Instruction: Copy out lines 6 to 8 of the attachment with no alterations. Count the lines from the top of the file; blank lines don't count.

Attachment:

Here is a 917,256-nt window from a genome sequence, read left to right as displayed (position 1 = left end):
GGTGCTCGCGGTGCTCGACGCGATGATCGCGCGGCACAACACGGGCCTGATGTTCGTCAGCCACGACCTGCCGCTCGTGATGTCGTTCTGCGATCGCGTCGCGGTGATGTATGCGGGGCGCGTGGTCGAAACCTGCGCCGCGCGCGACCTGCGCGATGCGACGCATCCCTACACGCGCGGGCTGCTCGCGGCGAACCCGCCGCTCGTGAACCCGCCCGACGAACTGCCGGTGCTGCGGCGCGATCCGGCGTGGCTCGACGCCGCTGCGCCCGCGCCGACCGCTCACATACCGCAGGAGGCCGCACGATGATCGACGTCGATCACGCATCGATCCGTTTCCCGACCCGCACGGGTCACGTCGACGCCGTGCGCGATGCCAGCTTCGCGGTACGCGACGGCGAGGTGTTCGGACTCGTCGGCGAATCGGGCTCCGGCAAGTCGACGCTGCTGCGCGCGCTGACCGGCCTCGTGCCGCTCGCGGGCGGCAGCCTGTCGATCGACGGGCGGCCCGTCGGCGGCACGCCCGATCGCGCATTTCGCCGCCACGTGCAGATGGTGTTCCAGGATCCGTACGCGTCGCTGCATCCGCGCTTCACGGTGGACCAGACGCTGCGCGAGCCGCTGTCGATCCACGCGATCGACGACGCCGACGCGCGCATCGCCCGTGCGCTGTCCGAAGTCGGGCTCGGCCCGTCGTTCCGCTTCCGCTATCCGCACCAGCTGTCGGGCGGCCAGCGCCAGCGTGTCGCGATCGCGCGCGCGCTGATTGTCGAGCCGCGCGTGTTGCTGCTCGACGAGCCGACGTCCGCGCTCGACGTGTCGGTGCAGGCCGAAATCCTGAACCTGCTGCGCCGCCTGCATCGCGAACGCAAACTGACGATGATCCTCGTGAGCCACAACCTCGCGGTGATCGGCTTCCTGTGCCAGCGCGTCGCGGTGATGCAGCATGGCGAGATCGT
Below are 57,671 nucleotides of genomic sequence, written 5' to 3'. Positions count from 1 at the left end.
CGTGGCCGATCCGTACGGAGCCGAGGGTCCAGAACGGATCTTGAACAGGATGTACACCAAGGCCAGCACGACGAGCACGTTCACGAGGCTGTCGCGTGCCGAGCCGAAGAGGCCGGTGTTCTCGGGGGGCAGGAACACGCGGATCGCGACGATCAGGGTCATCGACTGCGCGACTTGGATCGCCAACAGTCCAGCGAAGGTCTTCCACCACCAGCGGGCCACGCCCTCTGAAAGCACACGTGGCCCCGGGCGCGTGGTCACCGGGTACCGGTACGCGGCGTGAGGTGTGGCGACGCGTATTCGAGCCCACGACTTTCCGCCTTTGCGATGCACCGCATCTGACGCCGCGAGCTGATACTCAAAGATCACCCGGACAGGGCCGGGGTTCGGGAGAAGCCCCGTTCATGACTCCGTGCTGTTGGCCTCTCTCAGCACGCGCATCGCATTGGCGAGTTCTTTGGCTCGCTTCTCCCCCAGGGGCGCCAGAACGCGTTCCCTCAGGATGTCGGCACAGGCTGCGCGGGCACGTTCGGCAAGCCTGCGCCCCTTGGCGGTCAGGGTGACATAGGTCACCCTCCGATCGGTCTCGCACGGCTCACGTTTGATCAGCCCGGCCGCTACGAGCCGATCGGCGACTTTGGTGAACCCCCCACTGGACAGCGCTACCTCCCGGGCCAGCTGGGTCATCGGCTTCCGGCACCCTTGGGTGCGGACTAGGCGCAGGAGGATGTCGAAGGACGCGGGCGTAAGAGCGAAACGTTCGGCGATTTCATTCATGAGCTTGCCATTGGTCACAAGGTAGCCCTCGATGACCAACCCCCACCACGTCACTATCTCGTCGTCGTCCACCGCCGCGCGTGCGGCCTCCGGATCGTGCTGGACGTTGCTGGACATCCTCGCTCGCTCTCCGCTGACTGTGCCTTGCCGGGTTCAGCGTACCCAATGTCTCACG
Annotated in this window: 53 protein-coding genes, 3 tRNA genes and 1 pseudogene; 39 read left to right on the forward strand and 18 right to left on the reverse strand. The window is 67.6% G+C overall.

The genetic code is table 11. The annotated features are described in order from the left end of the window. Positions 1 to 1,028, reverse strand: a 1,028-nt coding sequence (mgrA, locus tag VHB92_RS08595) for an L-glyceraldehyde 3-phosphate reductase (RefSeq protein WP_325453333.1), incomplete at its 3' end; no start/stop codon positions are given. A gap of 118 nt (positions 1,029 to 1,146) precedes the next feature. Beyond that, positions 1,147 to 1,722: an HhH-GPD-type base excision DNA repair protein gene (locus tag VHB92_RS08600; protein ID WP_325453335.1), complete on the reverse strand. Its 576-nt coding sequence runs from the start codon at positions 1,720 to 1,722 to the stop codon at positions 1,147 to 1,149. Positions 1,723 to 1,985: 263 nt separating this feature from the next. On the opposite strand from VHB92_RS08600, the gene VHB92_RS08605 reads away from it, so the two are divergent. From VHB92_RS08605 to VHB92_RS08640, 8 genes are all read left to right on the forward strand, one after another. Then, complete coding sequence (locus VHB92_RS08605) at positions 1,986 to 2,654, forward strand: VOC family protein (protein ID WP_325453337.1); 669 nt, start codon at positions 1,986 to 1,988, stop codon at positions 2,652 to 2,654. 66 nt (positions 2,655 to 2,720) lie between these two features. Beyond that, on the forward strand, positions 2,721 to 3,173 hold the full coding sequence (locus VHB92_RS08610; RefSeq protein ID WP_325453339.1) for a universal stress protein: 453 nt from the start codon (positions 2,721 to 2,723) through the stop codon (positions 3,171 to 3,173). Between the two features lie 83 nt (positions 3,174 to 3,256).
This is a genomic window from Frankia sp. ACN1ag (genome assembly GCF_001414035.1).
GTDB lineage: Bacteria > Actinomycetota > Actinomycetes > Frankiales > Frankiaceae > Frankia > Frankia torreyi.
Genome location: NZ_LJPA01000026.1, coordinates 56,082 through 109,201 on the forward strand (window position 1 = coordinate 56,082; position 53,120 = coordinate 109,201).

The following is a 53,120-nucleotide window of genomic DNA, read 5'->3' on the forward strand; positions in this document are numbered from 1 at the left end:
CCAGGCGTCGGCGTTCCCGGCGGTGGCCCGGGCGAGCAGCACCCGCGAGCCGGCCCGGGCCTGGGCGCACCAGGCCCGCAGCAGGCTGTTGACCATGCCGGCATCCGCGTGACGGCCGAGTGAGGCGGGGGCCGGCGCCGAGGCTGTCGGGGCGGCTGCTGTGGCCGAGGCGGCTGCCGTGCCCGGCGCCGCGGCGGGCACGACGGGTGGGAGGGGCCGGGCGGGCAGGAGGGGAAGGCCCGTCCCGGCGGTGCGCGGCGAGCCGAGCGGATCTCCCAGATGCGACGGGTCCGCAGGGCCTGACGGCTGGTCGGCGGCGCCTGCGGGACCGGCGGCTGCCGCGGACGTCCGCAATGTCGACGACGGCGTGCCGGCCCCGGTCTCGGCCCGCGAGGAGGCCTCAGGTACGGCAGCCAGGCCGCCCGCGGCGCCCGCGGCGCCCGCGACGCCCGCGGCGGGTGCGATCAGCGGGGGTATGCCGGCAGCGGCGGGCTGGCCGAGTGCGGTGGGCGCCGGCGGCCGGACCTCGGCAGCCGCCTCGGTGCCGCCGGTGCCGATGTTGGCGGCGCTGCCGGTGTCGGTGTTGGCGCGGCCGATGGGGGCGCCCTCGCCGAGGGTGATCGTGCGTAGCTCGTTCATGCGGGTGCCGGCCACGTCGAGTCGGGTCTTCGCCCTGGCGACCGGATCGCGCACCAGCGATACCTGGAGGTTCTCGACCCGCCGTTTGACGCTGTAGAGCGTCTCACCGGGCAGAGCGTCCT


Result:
The genetic code is table 11. The annotated features are described in order from the left end of the window. Positions 1 to 1,028, reverse strand: a 1,028-nt coding sequence (mgrA, locus tag VHB92_RS08595) for an L-glyceraldehyde 3-phosphate reductase (RefSeq protein WP_325453333.1), incomplete at its 3' end; no start/stop codon positions are given. A gap of 118 nt (positions 1,029 to 1,146) precedes the next feature. Beyond that, positions 1,147 to 1,722: an HhH-GPD-type base excision DNA repair protein gene (locus tag VHB92_RS08600; protein ID WP_325453335.1), complete on the reverse strand. Its 576-nt coding sequence runs from the start codon at positions 1,720 to 1,722 to the stop codon at positions 1,147 to 1,149. Positions 1,723 to 1,985: 263 nt separating this feature from the next. On the opposite strand from VHB92_RS08600, the gene VHB92_RS08605 reads away from it, so the two are divergent. From VHB92_RS08605 to VHB92_RS08640, 8 genes are all read left to right on the forward strand, one after another. Then, complete coding sequence (locus VHB92_RS08605) at positions 1,986 to 2,654, forward strand: VOC family protein (protein ID WP_325453337.1); 669 nt, start codon at positions 1,986 to 1,988, stop codon at positions 2,652 to 2,654. 66 nt (positions 2,655 to 2,720) lie between these two features. Beyond that, on the forward strand, positions 2,721 to 3,173 hold the full coding sequence (locus VHB92_RS08610; RefSeq protein ID WP_325453339.1) for a universal stress protein: 453 nt from the start codon (positions 2,721 to 2,723) through the stop codon (positions 3,171 to 3,173). Between the two features lie 83 nt (positions 3,174 to 3,256).
This is a genomic window from Frankia sp. ACN1ag (genome assembly GCF_001414035.1).
GTDB lineage: Bacteria > Actinomycetota > Actinomycetes > Frankiales > Frankiaceae > Frankia > Frankia torreyi.